The stories are technically varied, too. In some, the narrator speaks entirely in the first person: "A Short History of Hairdressing," the first story, opens in the voice of a fearful young schoolboy; "Hygiene" replays the mental check-list of a retired soldier still locked in army lingo. Others seem written by a dispassionate historian -- or not so dispassionate, as when the biographer of Turgenev narrating "The Revival" starts re-examining conventional phrases of 19th-century courtesy in 21st-century four-letter terms. Or the objective and subjective can be mixed, as in "The Things You Know," where the conversation between two widows sharing a hotel breakfast is intercut with their very different thoughts. Another story, "Knowing French," is told entirely through correspondence. People who know Barnes from his extraordinary quasi-novels such as A HISTORY OF THE WORLD IN 10½ CHAPTERS or FLAUBERT'S PARROT will be exhilarated, not surprised; people who enjoy these stories will be encouraged to try the novels.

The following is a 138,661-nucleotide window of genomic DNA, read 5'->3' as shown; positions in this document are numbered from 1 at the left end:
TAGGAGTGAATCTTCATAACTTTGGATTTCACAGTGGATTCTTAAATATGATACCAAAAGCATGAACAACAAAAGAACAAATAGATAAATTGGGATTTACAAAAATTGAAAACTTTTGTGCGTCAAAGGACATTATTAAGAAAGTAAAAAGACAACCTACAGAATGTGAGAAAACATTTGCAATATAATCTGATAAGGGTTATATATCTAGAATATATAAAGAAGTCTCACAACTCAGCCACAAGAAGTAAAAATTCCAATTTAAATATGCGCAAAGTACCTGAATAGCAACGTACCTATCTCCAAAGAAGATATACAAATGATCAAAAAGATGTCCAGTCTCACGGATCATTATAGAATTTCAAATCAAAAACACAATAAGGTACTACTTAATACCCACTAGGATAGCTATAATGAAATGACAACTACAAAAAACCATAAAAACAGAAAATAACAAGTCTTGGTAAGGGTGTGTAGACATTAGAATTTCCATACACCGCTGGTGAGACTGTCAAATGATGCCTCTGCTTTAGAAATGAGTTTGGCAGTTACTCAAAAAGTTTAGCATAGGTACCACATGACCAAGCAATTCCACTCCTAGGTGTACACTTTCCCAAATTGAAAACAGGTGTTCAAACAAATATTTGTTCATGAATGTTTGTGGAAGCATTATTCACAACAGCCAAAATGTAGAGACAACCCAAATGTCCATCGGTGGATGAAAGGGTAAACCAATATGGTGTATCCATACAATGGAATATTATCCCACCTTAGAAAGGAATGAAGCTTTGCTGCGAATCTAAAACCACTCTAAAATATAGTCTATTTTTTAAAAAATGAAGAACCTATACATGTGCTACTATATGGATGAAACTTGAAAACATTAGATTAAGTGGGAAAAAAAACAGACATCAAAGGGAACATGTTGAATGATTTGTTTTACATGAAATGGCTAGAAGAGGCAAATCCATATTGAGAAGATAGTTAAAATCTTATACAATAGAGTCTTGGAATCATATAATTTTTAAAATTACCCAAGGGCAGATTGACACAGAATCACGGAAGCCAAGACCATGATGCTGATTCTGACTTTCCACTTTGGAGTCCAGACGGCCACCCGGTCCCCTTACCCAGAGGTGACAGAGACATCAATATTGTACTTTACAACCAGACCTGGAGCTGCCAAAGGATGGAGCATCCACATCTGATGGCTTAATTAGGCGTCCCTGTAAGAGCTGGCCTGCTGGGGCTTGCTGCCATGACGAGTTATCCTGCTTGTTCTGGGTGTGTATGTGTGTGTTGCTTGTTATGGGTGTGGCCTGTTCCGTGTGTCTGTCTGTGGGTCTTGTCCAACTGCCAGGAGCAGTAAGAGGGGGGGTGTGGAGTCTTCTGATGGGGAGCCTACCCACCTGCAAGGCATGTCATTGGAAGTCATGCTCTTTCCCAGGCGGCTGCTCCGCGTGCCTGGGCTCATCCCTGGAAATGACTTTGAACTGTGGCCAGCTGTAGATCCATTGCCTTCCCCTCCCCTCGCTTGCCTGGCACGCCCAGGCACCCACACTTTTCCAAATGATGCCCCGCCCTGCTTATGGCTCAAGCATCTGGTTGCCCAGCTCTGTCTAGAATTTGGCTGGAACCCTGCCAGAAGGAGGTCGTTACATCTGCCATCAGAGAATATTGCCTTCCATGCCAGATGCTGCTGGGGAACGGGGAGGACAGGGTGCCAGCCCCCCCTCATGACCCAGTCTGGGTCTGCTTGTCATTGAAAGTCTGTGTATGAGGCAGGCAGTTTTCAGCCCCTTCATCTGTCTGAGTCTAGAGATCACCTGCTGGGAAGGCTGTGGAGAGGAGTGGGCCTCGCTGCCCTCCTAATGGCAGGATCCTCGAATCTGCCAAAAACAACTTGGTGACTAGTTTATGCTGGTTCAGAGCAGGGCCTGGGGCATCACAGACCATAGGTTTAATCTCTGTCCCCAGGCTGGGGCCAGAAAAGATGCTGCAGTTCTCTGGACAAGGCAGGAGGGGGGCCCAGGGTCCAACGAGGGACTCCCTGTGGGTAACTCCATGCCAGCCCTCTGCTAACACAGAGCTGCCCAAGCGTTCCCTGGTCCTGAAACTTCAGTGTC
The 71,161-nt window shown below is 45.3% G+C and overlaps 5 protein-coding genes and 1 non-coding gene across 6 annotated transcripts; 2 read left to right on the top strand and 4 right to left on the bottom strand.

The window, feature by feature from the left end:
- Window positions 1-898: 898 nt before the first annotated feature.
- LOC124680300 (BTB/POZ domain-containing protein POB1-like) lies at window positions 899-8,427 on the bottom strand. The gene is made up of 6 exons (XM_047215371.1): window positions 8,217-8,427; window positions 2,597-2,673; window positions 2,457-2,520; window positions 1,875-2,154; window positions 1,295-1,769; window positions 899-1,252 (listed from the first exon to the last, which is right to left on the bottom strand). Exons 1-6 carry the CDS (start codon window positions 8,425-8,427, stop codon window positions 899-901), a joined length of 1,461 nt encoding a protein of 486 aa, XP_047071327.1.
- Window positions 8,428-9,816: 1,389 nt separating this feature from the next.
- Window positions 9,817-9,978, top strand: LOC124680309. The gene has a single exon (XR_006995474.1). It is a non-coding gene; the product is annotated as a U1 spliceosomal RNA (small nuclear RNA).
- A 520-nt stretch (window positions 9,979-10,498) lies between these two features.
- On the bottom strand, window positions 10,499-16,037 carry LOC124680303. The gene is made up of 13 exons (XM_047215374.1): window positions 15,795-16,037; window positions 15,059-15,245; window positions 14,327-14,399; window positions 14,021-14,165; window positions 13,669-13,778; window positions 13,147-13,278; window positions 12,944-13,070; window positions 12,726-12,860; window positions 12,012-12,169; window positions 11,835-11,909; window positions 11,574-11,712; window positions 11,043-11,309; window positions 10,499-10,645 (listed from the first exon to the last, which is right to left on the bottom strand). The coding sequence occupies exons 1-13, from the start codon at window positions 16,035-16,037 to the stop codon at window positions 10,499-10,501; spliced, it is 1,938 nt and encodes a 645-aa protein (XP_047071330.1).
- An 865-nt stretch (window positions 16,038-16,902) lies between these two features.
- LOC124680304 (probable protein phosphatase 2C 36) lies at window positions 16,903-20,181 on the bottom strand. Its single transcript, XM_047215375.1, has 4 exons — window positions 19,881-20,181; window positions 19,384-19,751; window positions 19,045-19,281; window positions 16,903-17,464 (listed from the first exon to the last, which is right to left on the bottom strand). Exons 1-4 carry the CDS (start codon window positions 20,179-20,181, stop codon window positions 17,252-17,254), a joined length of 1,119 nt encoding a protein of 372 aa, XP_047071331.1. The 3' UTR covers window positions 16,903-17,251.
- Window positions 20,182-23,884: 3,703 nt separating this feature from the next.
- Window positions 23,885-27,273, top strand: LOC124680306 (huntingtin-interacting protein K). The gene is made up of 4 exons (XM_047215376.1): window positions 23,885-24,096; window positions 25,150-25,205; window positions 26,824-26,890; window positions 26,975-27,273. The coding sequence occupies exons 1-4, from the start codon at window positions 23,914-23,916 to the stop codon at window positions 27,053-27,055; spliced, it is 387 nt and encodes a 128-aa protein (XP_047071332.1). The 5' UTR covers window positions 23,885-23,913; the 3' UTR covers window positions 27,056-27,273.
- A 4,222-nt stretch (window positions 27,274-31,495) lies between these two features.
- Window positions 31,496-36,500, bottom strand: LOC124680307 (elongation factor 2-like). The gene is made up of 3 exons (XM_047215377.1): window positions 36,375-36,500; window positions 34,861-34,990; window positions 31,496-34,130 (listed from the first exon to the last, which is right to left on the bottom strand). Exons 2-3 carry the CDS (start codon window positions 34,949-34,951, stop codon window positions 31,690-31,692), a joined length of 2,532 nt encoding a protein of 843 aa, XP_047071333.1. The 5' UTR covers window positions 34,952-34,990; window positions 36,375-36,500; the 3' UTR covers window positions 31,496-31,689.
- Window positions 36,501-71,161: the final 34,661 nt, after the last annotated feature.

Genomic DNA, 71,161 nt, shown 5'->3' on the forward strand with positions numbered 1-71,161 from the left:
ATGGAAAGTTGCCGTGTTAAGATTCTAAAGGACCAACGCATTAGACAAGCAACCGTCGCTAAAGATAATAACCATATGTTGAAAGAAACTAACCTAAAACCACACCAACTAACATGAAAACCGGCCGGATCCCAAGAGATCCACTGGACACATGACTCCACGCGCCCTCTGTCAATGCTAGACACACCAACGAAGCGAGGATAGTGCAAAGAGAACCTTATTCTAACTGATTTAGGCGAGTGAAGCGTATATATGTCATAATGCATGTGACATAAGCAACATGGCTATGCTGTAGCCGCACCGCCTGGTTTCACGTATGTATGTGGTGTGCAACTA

My favorite contemporary short-story writer up to now has been William Trevor -- at his best, I think, in AFTER RAIN. The wisdom with which he looks back on the wicked world as an older man has always had something profoundly consoling, and Barnes shares this quality. But the two writers approach their subjects from quite different angles. Trevor is the more straightforward, telling a story straight on in sequence. Barnes stalks his subjects from the side, often ostensibly writing about something quite different, striking his real target only tangentially. We see glimpses of a romantic life-history among the barbershop visits in "Hairdressing"; the old major's annual visit to a London prostitute in "Hygiene" reveals only his love for his wife; an older man's diatribe about concert behavior in "Vigilance" turns out to be about the dislocation of a gay relationship. Sidelong glances in retrospect.